he careless of rural beauty ? Did he eschew Nature and Solitude 2 If we watch sharply his whereabout we shall find, that like Isaac he loved to meditate in the fields at eventide, to stretch himself under a spreading tree, and there, with the chirp of the grasshoppers in his ears, and the wind whistling through the boughs above, to watch the waves of the Saronic Gulf, as they came in tumbling and flashing by the sharp, well-wooded, promontories of Salamis. In war, too, he was often found late at night strolling about the precincts of the camp, gazing at the surrounding woods, or watching the silent march of the constellations. Had he possessed the wealth of Epicurus he would have probably bought or planted as fine a garden, though, like him, he would have chosen for it a spot near the city, and been quite as careful to have moist patches in it, that he might enjoy the fragrance of those flowers, the favourites of the Athenian people, which our own great poet has described as

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We advert to this Platonic personage because throughout Mr. Landor's “Epicurus” there are silent references and allusions to the Phoedrus. The very mythological fables which Socrates and his young friend tossed to and fro between them, are here touched upon also. Orithyia, the mistress of the north wind, meets us in both dialogues; and the reader who is familiar with the environs of Athens might in fact, perhaps, have thought it an omission had her story been quite overlooked. But can we accept Mr. Landor's interpretation of Epicurus himself? Perhaps we i. though with some little reservation. He filled up ably the circle marked out for him by his principles: he was generally upright as an individual, excelled in all the arts and duties of friendship, and probably left behind him, when he died, more regrets and streaming eyes than any other philosopher. Yet Epicurus was a bad citizen. His philosophy was selfishness: it withdrew men from what is called the cares of ambition; it nourished in them habits of mind incompatible with public life; it rendered them contemplative, retiring, and for the most part effeminate, and left the business of the state entirely to other hands. It was a sort of philosophical monachism in which the indulgence of sense, and imagination and the speculative propensity was substituted for austere devotion. We love gardens ourselves, but we doubt whether in any other than that of Eden we could consent to pass our lives. Pleasant and sweet it no doubt is to listen to the splash of fountains, the songs of birds, to the breath of Spring among groves and thickets, and above all, to the murmur of sweet voices modulated by affection. But from this Sybarite's Paradise the heart would soon yearn to break away to enjoy the pleasure of conflict, and to be stirred by those powerful emotions which can be experienced nowhere but in the world. Solitude is a fine thing to retire to, but not to live in ; and few, very few minds indeed can bear long to consort with it. Mr. Landor himself has not been an anchorite, though he has relinquished all the prospects of public life, and made immense sacrifices, in order to devote his time to the working of the quarry of his own mind. This conduct, sometimes wise and praiseworthy in an individual, would be pernicious in a widely-spread sect, because it would betray into inactivity men only calculated to be useful in the ordinary bustle of life. There should, in fact, be no sects in philosophy, which is properly an art based on the idiosyncracies of an individual. That which can be transmitted is of little value, it being an ore which invariably takes the figure of the mould into which it happens to fall. The followers, therefore, of Epicurus were no more Epicureans than we are, since though they agreed with their acknowledged master on some points, they departed from him most widely in others, and made an application of his doctrine, against which, had he lived, he would have most earnestly protested. There are many others among this class of Dialogues to which we could have wished to refer, but we forbear, and confine ourselves to the one, or we should rather say, perhaps, two—between Æsop and Rhodope. We know of few things more subtle or refined. It developes a peculiar phasis of the passion of love, when penetrating through the outward integuments which may be naturally uncouth, or battered by time it attaches itself to that inward essence called the soul, and values the husk and the shell for the precious kernel which they contain. Rhodope is a magnificent creation, nor is AEsop at all less remarkable. Had some Italian painter, equal to such conceptions, pourtrayed both on canvass, they would, by their truth and beauty, have excited admiration in thousands who at present know little or nothing of them. The painter works for the public, and leaves it nothing but the task of indolent * The author invites it to L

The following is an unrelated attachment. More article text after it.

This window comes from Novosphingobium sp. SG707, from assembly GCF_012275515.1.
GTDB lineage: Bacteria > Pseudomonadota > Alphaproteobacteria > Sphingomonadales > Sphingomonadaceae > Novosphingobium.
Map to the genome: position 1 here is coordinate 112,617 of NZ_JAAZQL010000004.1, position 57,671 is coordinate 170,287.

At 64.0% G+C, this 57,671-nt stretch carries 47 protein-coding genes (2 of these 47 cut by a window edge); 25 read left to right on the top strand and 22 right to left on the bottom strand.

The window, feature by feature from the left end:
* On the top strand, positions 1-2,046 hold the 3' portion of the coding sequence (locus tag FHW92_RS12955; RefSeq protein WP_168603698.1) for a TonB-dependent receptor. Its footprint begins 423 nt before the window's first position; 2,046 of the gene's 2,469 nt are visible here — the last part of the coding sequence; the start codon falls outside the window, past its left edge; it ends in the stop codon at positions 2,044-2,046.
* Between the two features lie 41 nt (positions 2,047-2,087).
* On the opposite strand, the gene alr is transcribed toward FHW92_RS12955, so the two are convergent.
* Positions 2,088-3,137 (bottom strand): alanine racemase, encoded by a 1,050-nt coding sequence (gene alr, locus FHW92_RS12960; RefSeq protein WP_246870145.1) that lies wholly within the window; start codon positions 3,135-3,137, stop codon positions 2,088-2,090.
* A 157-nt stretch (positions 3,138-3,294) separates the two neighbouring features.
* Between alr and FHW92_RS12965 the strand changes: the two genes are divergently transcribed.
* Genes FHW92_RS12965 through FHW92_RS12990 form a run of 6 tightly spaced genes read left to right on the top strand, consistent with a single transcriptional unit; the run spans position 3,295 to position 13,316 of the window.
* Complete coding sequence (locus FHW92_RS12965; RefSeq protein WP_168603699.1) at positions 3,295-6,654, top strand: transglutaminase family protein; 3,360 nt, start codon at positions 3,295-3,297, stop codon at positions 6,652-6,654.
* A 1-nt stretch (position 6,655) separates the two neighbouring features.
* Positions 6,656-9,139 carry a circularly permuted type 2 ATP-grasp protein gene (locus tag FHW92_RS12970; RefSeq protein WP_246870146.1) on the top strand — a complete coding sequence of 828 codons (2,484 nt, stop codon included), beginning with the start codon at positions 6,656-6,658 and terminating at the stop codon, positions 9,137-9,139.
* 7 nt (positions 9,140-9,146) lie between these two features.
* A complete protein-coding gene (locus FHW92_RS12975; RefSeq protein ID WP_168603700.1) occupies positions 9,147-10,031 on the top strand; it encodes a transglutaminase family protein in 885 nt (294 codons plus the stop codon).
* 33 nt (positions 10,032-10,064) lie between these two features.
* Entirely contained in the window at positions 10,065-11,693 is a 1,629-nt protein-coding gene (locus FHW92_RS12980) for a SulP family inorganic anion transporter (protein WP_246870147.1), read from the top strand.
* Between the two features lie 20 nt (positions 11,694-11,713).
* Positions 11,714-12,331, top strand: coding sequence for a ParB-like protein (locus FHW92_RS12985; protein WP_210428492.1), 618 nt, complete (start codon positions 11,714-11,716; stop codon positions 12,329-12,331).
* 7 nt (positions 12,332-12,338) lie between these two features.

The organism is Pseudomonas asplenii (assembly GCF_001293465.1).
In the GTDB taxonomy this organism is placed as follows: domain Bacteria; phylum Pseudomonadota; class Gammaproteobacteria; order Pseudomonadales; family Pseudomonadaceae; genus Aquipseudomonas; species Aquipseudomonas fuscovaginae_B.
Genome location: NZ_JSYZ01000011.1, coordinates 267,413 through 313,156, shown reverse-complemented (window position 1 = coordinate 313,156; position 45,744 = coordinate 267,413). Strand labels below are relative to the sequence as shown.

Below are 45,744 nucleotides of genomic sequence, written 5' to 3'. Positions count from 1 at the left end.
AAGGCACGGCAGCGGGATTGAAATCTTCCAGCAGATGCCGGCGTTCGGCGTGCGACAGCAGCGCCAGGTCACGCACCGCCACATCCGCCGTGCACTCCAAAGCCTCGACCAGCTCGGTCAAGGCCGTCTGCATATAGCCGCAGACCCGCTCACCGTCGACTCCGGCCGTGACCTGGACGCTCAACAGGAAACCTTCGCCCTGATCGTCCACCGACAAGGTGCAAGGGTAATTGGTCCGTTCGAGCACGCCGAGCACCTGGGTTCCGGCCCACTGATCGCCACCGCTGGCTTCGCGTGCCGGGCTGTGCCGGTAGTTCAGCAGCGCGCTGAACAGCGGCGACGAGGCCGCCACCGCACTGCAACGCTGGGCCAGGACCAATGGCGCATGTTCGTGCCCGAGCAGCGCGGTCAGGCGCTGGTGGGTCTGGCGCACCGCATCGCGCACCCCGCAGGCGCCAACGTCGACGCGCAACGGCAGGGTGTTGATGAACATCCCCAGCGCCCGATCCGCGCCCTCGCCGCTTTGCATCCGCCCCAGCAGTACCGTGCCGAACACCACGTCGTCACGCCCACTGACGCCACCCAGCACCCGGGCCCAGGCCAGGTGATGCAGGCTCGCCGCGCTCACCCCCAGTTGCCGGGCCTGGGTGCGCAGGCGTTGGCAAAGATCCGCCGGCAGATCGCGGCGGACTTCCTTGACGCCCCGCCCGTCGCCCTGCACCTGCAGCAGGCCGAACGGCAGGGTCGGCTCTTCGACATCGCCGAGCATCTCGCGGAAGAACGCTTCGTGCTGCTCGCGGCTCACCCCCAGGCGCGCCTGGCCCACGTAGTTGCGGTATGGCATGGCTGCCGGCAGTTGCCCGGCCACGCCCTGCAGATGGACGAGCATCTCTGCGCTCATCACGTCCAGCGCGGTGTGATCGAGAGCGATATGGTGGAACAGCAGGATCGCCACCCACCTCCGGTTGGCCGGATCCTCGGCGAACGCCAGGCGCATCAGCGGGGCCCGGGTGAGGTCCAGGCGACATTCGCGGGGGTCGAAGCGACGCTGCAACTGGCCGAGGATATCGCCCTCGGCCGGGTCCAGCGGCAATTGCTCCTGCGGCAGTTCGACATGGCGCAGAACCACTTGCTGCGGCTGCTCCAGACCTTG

intellectual exertion, and compels it, if it would relish his creations, to assist in giving them colour and consistency. Our imagination must go out along with his imagination, and stand by while it breathes upon the dry bones and bids them live. But this, to a certain extent, is toil, and the idle refuse to undertake it. Hence, “AZsop and Rhodope” have not yet found the place they deserve in the popular mind, though, being very pleasant persons, we think they will by degrees make their way to it. When the works of a voluminous writer are collected and placed before us in a very condensed form, we are somewhat reminded of the dwarfing of the giant spirits in Pandemonium. That which filled whole shelves and showed as many gilded backs as the year does months, now comes to us modestly in a leash of volumes, challenging to themselves little space, But when we examine the characters, we perceive that the whole thing is there. Thus we find the substance of that charming volume, “The Pentameron," compressed into comparatively few pages of the present edition. But literature and typography are two different things. What in the vocabulary of the latter would be called, and of course with much propriety, a very little work, the former would perhaps boast of as a great work, which ought consequently to fill a corresponding space in the world's estimation. And, with regard to the Pentameron, we adopt the creed of this latter personage, not by any means disputing with typography the truth of its proposition in its own sense: the Pentameron, as to bulk, is really a waistcoat pocket affair, and it would do some waistcoat pockets great service if found there. It is a remarkably good companion to take into the fields, to sit down with under an oak, or to turn over leisurely as, with one leg across the other, we support ourselves, half leaning half sitting, on a sunny rock, shelving down into the sea. This we mention, because it is really a solecism to read the Pentameron by a sea-coal fire. It is not a winter book at all. Its characters and its descriptions, its criticisms and its poetical flights, each and all of them, carry us to Italy, with its balmy atmosphere, and scenery of unrivalled richness and variety. But the great fascination, after all, is in the light and sunshine which go glancing and playing over rocks, and waves, and forests, and human faces, till they seem almost transparent, and impart to nature and man an appearance of candour which neither of them always possesses in Italy. But the semblance is there, and we enjoy it as a picture, and they who have not actually seen it themselves may get some